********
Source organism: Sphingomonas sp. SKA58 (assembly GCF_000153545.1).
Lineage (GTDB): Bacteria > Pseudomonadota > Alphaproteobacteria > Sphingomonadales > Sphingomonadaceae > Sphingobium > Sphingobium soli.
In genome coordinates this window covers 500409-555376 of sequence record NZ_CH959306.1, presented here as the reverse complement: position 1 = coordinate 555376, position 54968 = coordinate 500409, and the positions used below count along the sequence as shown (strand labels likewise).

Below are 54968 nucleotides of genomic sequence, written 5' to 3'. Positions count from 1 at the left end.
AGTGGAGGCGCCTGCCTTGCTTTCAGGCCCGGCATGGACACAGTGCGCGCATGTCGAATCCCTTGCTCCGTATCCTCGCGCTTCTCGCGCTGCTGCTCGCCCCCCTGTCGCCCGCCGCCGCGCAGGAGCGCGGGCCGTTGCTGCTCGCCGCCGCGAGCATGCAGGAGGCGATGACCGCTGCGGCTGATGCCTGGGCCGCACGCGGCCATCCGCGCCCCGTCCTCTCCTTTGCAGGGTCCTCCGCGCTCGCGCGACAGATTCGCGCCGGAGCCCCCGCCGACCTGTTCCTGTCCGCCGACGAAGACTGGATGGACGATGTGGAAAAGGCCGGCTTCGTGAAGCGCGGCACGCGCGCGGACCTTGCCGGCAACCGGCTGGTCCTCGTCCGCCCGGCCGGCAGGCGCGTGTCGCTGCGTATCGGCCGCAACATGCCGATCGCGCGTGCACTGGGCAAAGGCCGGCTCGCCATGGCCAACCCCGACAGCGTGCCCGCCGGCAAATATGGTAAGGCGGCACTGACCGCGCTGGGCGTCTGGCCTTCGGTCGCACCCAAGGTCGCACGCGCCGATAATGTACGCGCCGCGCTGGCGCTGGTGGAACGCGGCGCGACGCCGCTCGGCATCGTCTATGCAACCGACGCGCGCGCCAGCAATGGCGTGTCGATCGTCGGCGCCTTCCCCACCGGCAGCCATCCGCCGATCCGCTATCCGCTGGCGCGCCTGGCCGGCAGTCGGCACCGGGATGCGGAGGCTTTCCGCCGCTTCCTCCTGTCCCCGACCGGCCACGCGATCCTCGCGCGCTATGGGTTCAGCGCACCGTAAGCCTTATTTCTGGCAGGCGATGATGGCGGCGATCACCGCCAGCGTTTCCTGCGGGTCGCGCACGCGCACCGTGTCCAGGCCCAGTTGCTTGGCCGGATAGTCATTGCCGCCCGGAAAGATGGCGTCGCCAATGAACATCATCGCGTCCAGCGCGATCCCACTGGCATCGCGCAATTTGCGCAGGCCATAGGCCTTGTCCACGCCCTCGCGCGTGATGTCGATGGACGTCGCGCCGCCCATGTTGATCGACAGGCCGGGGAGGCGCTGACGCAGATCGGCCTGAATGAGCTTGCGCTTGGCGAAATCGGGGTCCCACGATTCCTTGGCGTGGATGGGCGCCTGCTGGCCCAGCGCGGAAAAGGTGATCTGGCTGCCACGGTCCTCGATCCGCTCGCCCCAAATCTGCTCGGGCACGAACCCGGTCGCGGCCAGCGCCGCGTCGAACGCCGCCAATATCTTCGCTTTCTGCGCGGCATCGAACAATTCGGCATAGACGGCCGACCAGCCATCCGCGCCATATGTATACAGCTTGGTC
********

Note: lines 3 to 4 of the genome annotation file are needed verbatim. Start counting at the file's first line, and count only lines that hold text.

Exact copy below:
In genome coordinates this window covers 500409-555376 of sequence record NZ_CH959306.1, presented here as the reverse complement: position 1 = coordinate 555376, position 54968 = coordinate 500409, and the positions used below count along the sequence as shown (strand labels likewise).

Below are 54968 nucleotides of genomic sequence, written 5' to 3'. Positions count from 1 at the left end.